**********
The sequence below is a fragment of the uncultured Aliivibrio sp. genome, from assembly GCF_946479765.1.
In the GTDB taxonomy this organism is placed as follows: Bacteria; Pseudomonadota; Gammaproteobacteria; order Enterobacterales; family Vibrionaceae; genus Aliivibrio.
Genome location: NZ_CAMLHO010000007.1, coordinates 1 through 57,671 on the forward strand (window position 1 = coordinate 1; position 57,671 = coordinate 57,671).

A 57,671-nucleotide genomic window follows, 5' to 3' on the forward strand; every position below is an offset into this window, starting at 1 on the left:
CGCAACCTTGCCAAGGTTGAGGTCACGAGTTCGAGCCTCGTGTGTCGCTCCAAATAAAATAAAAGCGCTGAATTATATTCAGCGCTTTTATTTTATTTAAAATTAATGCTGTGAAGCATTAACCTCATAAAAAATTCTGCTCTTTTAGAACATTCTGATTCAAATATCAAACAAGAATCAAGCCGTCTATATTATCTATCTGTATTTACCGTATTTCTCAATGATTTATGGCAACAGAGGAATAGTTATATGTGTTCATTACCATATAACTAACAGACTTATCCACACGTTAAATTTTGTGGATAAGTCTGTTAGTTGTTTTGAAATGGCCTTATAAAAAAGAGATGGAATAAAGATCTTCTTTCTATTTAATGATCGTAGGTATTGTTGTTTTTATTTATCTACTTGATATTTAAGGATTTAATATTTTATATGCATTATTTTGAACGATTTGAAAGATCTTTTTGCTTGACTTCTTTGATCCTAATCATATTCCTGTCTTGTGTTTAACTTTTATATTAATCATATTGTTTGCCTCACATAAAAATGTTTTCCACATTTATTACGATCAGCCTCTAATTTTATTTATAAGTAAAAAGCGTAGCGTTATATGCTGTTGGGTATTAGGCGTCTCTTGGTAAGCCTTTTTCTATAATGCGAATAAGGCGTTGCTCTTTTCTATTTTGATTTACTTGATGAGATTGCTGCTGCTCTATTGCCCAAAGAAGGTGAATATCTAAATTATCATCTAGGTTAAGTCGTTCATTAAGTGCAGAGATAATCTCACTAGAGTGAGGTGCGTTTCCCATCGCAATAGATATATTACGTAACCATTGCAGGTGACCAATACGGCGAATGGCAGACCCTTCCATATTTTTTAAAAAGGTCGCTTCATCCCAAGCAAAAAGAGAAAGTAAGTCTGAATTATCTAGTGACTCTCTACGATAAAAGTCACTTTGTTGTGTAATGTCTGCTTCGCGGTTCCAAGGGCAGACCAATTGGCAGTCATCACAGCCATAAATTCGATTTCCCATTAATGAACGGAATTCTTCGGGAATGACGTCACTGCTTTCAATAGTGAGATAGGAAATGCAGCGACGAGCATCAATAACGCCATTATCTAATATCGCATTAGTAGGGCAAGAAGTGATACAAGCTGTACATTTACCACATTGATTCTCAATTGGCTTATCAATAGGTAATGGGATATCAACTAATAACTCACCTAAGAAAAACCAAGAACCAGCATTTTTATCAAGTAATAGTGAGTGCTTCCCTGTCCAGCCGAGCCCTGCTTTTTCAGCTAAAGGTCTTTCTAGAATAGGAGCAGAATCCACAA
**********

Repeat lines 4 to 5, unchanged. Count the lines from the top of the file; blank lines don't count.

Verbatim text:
A 57,671-nucleotide genomic window follows, 5' to 3' on the forward strand; every position below is an offset into this window, starting at 1 on the left:
CGCAACCTTGCCAAGGTTGAGGTCACGAGTTCGAGCCTCGTGTGTCGCTCCAAATAAAATAAAAGCGCTGAATTATATTCAGCGCTTTTATTTTATTTAAAATTAATGCTGTGAAGCATTAACCTCATAAAAAATTCTGCTCTTTTAGAACATTCTGATTCAAATATCAAACAAGAATCAAGCCGTCTATATTATCTATCTGTATTTACCGTATTTCTCAATGATTTATGGCAACAGAGGAATAGTTATATGTGTTCATTACCATATAACTAACAGACTTATCCACACGTTAAATTTTGTGGATAAGTCTGTTAGTTGTTTTGAAATGGCCTTATAAAAAAGAGATGGAATAAAGATCTTCTTTCTATTTAATGATCGTAGGTATTGTTGTTTTTATTTATCTACTTGATATTTAAGGATTTAATATTTTATATGCATTATTTTGAACGATTTGAAAGATCTTTTTGCTTGACTTCTTTGATCCTAATCATATTCCTGTCTTGTGTTTAACTTTTATATTAATCATATTGTTTGCCTCACATAAAAATGTTTTCCACATTTATTACGATCAGCCTCTAATTTTATTTATAAGTAAAAAGCGTAGCGTTATATGCTGTTGGGTATTAGGCGTCTCTTGGTAAGCCTTTTTCTATAATGCGAATAAGGCGTTGCTCTTTTCTATTTTGATTTACTTGATGAGATTGCTGCTGCTCTATTGCCCAAAGAAGGTGAATATCTAAATTATCATCTAGGTTAAGTCGTTCATTAAGTGCAGAGATAATCTCACTAGAGTGAGGTGCGTTTCCCATCGCAATAGATATATTACGTAACCATTGCAGGTGACCAATACGGCGAATGGCAGACCCTTCCATATTTTTTAAAAAGGTCGCTTCATCCCAAGCAAAAAGAGAAAGTAAGTCTGAATTATCTAGTGACTCTCTACGATAAAAGTCACTTTGTTGTGTAATGTCTGCTTCGCGGTTCCAAGGGCAGACCAATTGGCAGTCATCACAGCCATAAATTCGATTTCCCATTAATGAACGGAATTCTTCGGGAATGACGTCACTGCTTTCAATAGTGAGATAGGAAATGCAGCGACGAGCATCAATAACGCCATTATCTAATATCGCATTAGTAGGGCAAGAAGTGATACAAGCTGTACATTTACCACATTGATTCTCAATTGGCTTATCAATAGGTAATGGGATATCAACTAATAACTCACCTAAGAAAAACCAAGAACCAGCATTTTTATCAAGTAATAGTGAGTGCTTCCCTGTCCAGCCGAGCCCTGCTTTTTCAGCTAAAGGTCTTTCTAGAATAGGAGCAGAATCCACAA